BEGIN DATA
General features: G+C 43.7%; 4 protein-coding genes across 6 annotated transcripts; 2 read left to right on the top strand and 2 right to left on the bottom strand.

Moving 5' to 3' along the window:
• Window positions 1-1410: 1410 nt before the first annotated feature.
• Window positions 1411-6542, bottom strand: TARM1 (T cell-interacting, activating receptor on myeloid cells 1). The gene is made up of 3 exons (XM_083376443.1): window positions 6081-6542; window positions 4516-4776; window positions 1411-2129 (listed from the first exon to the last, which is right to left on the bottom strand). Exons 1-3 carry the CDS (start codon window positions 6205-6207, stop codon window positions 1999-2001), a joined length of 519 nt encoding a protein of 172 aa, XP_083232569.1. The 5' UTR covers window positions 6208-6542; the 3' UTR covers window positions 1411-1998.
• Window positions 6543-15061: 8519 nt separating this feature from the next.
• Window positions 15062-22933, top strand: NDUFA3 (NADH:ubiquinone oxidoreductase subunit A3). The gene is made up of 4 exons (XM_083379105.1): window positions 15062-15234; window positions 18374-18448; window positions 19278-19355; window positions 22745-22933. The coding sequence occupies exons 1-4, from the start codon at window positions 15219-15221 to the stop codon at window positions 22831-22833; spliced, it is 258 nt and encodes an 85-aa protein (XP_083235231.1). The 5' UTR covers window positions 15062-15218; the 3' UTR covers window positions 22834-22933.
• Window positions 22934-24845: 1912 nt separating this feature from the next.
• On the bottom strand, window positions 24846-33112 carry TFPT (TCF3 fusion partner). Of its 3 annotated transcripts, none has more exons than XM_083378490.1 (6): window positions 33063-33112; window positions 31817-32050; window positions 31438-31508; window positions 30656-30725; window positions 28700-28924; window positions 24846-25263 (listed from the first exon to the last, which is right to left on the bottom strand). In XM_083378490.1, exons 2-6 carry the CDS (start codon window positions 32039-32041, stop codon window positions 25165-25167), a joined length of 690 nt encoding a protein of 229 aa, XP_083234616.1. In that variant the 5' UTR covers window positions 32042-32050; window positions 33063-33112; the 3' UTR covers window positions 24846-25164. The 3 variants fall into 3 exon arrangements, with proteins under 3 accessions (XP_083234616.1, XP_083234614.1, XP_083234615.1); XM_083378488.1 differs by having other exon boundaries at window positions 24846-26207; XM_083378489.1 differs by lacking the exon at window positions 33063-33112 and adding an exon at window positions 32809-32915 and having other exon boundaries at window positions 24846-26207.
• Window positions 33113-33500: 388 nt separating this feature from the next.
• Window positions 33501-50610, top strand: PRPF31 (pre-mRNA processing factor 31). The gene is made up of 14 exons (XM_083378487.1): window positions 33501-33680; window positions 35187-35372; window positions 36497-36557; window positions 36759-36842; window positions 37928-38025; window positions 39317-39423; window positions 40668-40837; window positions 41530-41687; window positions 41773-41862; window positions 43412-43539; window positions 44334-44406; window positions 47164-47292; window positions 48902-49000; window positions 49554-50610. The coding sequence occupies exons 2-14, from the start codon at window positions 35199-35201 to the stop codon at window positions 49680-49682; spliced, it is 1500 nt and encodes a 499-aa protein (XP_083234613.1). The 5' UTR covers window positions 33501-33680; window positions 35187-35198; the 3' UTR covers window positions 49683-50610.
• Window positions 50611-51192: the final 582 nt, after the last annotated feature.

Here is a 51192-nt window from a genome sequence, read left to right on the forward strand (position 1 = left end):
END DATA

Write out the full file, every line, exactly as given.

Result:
General features: G+C 43.7%; 4 protein-coding genes across 6 annotated transcripts; 2 read left to right on the top strand and 2 right to left on the bottom strand.

Moving 5' to 3' along the window:
• Window positions 1-1410: 1410 nt before the first annotated feature.
• Window positions 1411-6542, bottom strand: TARM1 (T cell-interacting, activating receptor on myeloid cells 1). The gene is made up of 3 exons (XM_083376443.1): window positions 6081-6542; window positions 4516-4776; window positions 1411-2129 (listed from the first exon to the last, which is right to left on the bottom strand). Exons 1-3 carry the CDS (start codon window positions 6205-6207, stop codon window positions 1999-2001), a joined length of 519 nt encoding a protein of 172 aa, XP_083232569.1. The 5' UTR covers window positions 6208-6542; the 3' UTR covers window positions 1411-1998.
• Window positions 6543-15061: 8519 nt separating this feature from the next.
• Window positions 15062-22933, top strand: NDUFA3 (NADH:ubiquinone oxidoreductase subunit A3). The gene is made up of 4 exons (XM_083379105.1): window positions 15062-15234; window positions 18374-18448; window positions 19278-19355; window positions 22745-22933. The coding sequence occupies exons 1-4, from the start codon at window positions 15219-15221 to the stop codon at window positions 22831-22833; spliced, it is 258 nt and encodes an 85-aa protein (XP_083235231.1). The 5' UTR covers window positions 15062-15218; the 3' UTR covers window positions 22834-22933.
• Window positions 22934-24845: 1912 nt separating this feature from the next.
• On the bottom strand, window positions 24846-33112 carry TFPT (TCF3 fusion partner). Of its 3 annotated transcripts, none has more exons than XM_083378490.1 (6): window positions 33063-33112; window positions 31817-32050; window positions 31438-31508; window positions 30656-30725; window positions 28700-28924; window positions 24846-25263 (listed from the first exon to the last, which is right to left on the bottom strand). In XM_083378490.1, exons 2-6 carry the CDS (start codon window positions 32039-32041, stop codon window positions 25165-25167), a joined length of 690 nt encoding a protein of 229 aa, XP_083234616.1. In that variant the 5' UTR covers window positions 32042-32050; window positions 33063-33112; the 3' UTR covers window positions 24846-25164. The 3 variants fall into 3 exon arrangements, with proteins under 3 accessions (XP_083234616.1, XP_083234614.1, XP_083234615.1); XM_083378488.1 differs by having other exon boundaries at window positions 24846-26207; XM_083378489.1 differs by lacking the exon at window positions 33063-33112 and adding an exon at window positions 32809-32915 and having other exon boundaries at window positions 24846-26207.
• Window positions 33113-33500: 388 nt separating this feature from the next.
• Window positions 33501-50610, top strand: PRPF31 (pre-mRNA processing factor 31). The gene is made up of 14 exons (XM_083378487.1): window positions 33501-33680; window positions 35187-35372; window positions 36497-36557; window positions 36759-36842; window positions 37928-38025; window positions 39317-39423; window positions 40668-40837; window positions 41530-41687; window positions 41773-41862; window positions 43412-43539; window positions 44334-44406; window positions 47164-47292; window positions 48902-49000; window positions 49554-50610. The coding sequence occupies exons 2-14, from the start codon at window positions 35199-35201 to the stop codon at window positions 49680-49682; spliced, it is 1500 nt and encodes a 499-aa protein (XP_083234613.1). The 5' UTR covers window positions 33501-33680; window positions 35187-35198; the 3' UTR covers window positions 49683-50610.
• Window positions 50611-51192: the final 582 nt, after the last annotated feature.

Here is a 51192-nt window from a genome sequence, read left to right on the forward strand (position 1 = left end):